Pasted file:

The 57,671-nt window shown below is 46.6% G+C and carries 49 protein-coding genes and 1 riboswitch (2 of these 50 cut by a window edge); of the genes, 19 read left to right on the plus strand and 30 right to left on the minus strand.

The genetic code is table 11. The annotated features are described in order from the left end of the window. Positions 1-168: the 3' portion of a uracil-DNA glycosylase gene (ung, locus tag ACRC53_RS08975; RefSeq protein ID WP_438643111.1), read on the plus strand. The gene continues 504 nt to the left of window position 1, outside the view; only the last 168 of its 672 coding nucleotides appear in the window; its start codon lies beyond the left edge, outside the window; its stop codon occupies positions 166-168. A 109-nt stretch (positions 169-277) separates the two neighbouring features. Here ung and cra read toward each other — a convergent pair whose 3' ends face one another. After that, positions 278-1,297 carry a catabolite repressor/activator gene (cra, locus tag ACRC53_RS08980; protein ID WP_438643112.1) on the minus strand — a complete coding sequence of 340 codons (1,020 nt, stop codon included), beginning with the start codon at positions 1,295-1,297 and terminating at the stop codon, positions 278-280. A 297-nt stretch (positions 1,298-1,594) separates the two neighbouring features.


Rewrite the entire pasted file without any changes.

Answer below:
The 57,671-nt window shown below is 46.6% G+C and carries 49 protein-coding genes and 1 riboswitch (2 of these 50 cut by a window edge); of the genes, 19 read left to right on the plus strand and 30 right to left on the minus strand.

The genetic code is table 11. The annotated features are described in order from the left end of the window. Positions 1-168: the 3' portion of a uracil-DNA glycosylase gene (ung, locus tag ACRC53_RS08975; RefSeq protein ID WP_438643111.1), read on the plus strand. The gene continues 504 nt to the left of window position 1, outside the view; only the last 168 of its 672 coding nucleotides appear in the window; its start codon lies beyond the left edge, outside the window; its stop codon occupies positions 166-168. A 109-nt stretch (positions 169-277) separates the two neighbouring features. Here ung and cra read toward each other — a convergent pair whose 3' ends face one another. After that, positions 278-1,297 carry a catabolite repressor/activator gene (cra, locus tag ACRC53_RS08980; protein ID WP_438643112.1) on the minus strand — a complete coding sequence of 340 codons (1,020 nt, stop codon included), beginning with the start codon at positions 1,295-1,297 and terminating at the stop codon, positions 278-280. A 297-nt stretch (positions 1,298-1,594) separates the two neighbouring features.